What is a Language Family?

How many languages are there?

It’s a common question, especially among language learners. It’s often quoted nowadays that there are more than 7 billion people on the planet, so it’s easy to wonder just how many languages all these people use to communicate, and how many of them we could learn, if we really wanted to.

While the actual number can differ greatly according to one’s definition of language, an organization known as SIL International (formerly the Summer Institute of Linguistics) has worked for over eighty years to catalogue the living languages of the world. The data has been collected and organized within a single database, known as Ethnologue.

According to the current edition of Ethnologue (the 20th, published February 2017), there are currently 7,099 languages in existence in the world today.

With such an abundance of languages in existence, you may be curious about how they all fit together.

You may even have questions like:

  • What’s a language family?
  • What does it mean when two or more languages are related?
  • What does it mean when we group languages into categories like “Romance” Languages, “Germanic” Languages, “Slavic” Languages, etc?

In this article, we will take a deeper look into the interrelatedness of human language, and discover how academic linguists have come to organize and understand how 7,000+ languages fit together, not only today, but in the larger historical context to which we all belong.

Let’s examine the fundamental structure of language classification, the language family.

What is a Language Family?

You are a single, unique person. This cannot be disputed.

However, as unique as you are, you are still fundamentally tied with the rest of the human race by a series of key relationships.

For example, no matter who you are, you have a father. You also have a mother. These people created you, and you share a large number of traits with them both.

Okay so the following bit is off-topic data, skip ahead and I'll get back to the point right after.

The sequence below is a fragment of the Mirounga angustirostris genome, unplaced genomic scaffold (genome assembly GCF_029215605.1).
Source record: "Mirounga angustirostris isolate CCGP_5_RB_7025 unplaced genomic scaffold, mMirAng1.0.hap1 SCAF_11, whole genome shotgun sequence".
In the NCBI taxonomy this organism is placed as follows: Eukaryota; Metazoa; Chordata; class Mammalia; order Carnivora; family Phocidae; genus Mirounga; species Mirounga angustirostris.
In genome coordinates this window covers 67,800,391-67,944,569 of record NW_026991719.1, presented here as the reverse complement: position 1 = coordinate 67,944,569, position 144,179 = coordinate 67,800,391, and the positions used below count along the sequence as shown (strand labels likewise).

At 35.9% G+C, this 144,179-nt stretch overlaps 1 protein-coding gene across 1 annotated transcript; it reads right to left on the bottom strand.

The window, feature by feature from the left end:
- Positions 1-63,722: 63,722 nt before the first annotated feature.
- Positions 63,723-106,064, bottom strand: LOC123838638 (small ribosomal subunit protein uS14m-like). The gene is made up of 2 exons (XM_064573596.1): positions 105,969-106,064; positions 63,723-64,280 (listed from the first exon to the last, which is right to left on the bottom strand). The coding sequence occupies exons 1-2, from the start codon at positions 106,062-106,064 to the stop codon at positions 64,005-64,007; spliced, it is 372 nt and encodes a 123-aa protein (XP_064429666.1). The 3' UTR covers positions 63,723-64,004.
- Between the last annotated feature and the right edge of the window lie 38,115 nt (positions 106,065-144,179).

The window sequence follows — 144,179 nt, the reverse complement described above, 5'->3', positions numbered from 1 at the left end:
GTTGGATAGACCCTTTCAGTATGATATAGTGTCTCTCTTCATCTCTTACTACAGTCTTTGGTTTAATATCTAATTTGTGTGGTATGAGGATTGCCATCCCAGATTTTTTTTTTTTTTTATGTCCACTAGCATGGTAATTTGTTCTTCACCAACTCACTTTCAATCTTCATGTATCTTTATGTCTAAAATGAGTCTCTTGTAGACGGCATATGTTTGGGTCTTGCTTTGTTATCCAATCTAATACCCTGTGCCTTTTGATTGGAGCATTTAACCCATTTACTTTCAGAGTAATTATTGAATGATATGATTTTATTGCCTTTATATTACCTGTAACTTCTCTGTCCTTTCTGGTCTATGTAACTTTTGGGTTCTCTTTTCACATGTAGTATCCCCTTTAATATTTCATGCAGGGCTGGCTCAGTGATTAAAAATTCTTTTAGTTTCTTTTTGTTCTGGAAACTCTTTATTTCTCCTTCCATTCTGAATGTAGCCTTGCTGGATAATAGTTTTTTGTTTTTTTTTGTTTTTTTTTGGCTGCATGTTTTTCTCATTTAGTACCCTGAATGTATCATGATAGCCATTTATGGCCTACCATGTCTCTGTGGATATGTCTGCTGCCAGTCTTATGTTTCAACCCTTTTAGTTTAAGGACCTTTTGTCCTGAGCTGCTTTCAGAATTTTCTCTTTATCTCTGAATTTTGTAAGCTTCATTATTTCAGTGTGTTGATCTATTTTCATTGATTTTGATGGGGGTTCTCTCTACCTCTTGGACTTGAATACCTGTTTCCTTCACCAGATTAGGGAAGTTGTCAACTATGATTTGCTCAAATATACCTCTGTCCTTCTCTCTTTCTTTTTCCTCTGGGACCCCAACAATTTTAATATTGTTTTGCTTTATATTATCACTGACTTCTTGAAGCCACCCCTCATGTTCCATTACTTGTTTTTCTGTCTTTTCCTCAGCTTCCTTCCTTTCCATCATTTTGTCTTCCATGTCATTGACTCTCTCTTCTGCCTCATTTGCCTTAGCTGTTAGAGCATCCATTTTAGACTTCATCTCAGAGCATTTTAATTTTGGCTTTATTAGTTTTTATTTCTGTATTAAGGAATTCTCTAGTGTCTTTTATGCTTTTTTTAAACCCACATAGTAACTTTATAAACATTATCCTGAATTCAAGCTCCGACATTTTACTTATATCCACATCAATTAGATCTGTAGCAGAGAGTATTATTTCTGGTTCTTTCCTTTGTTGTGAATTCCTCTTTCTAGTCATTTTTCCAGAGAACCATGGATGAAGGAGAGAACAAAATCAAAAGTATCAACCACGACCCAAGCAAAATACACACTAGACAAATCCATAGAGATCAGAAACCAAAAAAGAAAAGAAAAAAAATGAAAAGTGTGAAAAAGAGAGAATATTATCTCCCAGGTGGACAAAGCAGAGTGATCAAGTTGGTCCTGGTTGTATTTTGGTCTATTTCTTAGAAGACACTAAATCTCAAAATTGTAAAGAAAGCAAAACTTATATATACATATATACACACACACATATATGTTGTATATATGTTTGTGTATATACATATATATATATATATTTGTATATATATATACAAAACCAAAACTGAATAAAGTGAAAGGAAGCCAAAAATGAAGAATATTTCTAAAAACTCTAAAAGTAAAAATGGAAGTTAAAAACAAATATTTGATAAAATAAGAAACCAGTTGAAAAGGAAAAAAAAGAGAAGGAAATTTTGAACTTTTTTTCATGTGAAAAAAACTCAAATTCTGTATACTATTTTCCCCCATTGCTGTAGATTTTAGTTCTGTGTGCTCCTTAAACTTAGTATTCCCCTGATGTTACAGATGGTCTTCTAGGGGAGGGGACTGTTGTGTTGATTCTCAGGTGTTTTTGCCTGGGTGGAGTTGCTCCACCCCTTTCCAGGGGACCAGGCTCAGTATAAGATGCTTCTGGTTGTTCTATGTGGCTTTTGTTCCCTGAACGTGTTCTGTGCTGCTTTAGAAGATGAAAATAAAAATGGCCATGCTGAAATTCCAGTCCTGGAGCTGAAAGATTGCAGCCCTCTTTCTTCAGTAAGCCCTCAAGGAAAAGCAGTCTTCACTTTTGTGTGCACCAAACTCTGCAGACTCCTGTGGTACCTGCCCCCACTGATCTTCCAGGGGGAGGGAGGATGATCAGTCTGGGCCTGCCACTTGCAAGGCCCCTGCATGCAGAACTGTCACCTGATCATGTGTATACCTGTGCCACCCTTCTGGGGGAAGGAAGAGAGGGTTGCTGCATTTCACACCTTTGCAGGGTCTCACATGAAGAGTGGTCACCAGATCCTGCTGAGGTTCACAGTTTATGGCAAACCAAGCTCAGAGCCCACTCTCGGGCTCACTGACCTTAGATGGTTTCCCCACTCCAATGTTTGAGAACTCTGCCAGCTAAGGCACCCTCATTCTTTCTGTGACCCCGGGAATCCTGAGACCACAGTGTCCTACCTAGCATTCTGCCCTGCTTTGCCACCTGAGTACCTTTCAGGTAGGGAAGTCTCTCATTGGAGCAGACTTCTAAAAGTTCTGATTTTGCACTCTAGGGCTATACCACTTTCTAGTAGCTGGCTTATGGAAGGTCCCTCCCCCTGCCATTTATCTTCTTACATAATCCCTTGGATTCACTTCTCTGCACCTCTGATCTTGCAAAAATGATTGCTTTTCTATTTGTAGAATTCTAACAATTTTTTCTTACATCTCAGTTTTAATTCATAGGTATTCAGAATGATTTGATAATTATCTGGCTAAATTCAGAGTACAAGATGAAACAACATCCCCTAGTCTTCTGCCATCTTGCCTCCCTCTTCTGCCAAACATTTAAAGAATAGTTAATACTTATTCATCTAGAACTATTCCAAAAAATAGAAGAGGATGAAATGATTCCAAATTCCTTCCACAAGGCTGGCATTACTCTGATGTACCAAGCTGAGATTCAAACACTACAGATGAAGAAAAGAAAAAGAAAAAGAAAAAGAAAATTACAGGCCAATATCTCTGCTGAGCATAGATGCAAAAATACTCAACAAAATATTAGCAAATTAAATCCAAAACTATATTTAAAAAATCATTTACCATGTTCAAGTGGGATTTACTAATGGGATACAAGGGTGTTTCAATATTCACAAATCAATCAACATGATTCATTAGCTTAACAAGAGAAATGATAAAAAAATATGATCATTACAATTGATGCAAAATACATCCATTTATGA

You may also have sisters and brothers. You share traits with them too, but your traits don’t come from your siblings; they come from your parents.

Grouped together, your parents (mother and father) and their children (you and your siblings, if any) form a social unit called a family. Your family is descended from families before it, in an uninterrupted line of genealogical inheritance. Any children you have or will have will be descended from you in the same way.

According to the field of historical linguistics, just as human beings can be grouped together into genealogical families, so can human languages.

Of course, languages don’t reproduce as humans do, but they do evolve and change. Over time, languages develop new traits and characteristics, while keeping some traits of their ancestral languages. This evolutionary process allows for what is known as genetic classification or genealogical classification of human languages.

The Evolution of a Language Family

Let’s look at how a language family develops, from the point of view of Latin.

Latin was the language spoken and spread by the Roman civilization for the bulk of its existence.

Latin, like its neighboring Greek, Germanic, and Celtic languages, (among others) was descended from a proto-language known as Proto-Indo-European.

Latin reached prominence at the height of the Roman Empire, in the third century CE, the Latin-speaking society covered a vast territory—from modern-day Spain, France, and Italy in the west, to modern-day Romania in the east and beyond.

Once the Empire fell around 476 CE, the once-unified territory broke apart, and the different regions became isolated with one another. With less contact, the Latin spoken in each area began to develop it’s own unique characteristics.

Over time, the parental language of Latin evolved into distinct daughter languages in each isolated area. The Latin of Spain became Spanish, the Latin of France became French, the Latin of Italy became Italian—so on, and so forth. The “offspring” of Latin are known as sister languages.

How Are Language Families Organized?

The relationship between Latin and it’s parent and daughter languages typifies the general organization of language families:

A proto-language or ancestral language (a single language that is believed to exist, but is unattested), gave rise to several daughter languages, which in turn became parent languages of further daughter languages.